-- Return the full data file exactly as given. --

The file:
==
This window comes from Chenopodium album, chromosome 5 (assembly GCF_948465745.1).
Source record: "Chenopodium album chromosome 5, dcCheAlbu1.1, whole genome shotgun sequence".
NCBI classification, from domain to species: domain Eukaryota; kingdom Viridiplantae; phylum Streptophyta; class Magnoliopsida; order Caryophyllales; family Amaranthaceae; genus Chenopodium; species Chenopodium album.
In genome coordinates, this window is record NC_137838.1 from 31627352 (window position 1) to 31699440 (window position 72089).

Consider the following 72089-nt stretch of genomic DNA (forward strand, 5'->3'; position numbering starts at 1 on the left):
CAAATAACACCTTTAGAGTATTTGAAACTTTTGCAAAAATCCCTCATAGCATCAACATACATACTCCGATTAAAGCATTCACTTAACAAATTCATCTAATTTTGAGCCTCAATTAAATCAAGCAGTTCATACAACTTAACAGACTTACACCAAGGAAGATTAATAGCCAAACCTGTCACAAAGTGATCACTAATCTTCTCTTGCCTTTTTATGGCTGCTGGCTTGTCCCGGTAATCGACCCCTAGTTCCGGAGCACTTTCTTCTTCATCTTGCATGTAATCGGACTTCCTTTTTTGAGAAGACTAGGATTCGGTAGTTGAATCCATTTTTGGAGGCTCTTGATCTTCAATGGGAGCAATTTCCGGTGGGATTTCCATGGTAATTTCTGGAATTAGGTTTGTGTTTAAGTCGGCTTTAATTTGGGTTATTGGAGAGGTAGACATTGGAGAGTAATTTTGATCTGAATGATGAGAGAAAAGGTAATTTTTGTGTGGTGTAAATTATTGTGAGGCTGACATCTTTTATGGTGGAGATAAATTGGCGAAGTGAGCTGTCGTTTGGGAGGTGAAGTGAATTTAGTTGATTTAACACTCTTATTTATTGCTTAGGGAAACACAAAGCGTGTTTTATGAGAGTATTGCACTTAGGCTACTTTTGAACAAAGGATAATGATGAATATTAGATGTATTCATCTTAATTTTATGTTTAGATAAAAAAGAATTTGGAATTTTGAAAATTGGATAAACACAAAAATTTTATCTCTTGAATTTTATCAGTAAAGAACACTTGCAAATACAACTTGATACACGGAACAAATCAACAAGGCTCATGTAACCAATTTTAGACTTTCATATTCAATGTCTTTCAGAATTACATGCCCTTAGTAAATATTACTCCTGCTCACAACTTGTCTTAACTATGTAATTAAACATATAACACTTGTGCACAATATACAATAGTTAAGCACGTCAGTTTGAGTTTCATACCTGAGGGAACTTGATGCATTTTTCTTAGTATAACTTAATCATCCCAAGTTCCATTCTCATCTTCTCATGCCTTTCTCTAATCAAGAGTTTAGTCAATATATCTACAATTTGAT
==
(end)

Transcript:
This window comes from Chenopodium album, chromosome 5 (assembly GCF_948465745.1).
Source record: "Chenopodium album chromosome 5, dcCheAlbu1.1, whole genome shotgun sequence".
NCBI classification, from domain to species: domain Eukaryota; kingdom Viridiplantae; phylum Streptophyta; class Magnoliopsida; order Caryophyllales; family Amaranthaceae; genus Chenopodium; species Chenopodium album.
In genome coordinates, this window is record NC_137838.1 from 31627352 (window position 1) to 31699440 (window position 72089).

Consider the following 72089-nt stretch of genomic DNA (forward strand, 5'->3'; position numbering starts at 1 on the left):
CAAATAACACCTTTAGAGTATTTGAAACTTTTGCAAAAATCCCTCATAGCATCAACATACATACTCCGATTAAAGCATTCACTTAACAAATTCATCTAATTTTGAGCCTCAATTAAATCAAGCAGTTCATACAACTTAACAGACTTACACCAAGGAAGATTAATAGCCAAACCTGTCACAAAGTGATCACTAATCTTCTCTTGCCTTTTTATGGCTGCTGGCTTGTCCCGGTAATCGACCCCTAGTTCCGGAGCACTTTCTTCTTCATCTTGCATGTAATCGGACTTCCTTTTTTGAGAAGACTAGGATTCGGTAGTTGAATCCATTTTTGGAGGCTCTTGATCTTCAATGGGAGCAATTTCCGGTGGGATTTCCATGGTAATTTCTGGAATTAGGTTTGTGTTTAAGTCGGCTTTAATTTGGGTTATTGGAGAGGTAGACATTGGAGAGTAATTTTGATCTGAATGATGAGAGAAAAGGTAATTTTTGTGTGGTGTAAATTATTGTGAGGCTGACATCTTTTATGGTGGAGATAAATTGGCGAAGTGAGCTGTCGTTTGGGAGGTGAAGTGAATTTAGTTGATTTAACACTCTTATTTATTGCTTAGGGAAACACAAAGCGTGTTTTATGAGAGTATTGCACTTAGGCTACTTTTGAACAAAGGATAATGATGAATATTAGATGTATTCATCTTAATTTTATGTTTAGATAAAAAAGAATTTGGAATTTTGAAAATTGGATAAACACAAAAATTTTATCTCTTGAATTTTATCAGTAAAGAACACTTGCAAATACAACTTGATACACGGAACAAATCAACAAGGCTCATGTAACCAATTTTAGACTTTCATATTCAATGTCTTTCAGAATTACATGCCCTTAGTAAATATTACTCCTGCTCACAACTTGTCTTAACTATGTAATTAAACATATAACACTTGTGCACAATATACAATAGTTAAGCACGTCAGTTTGAGTTTCATACCTGAGGGAACTTGATGCATTTTTCTTAGTATAACTTAATCATCCCAAGTTCCATTCTCATCTTCTCATGCCTTTCTCTAATCAAGAGTTTAGTCAATATATCTACAATTTGAT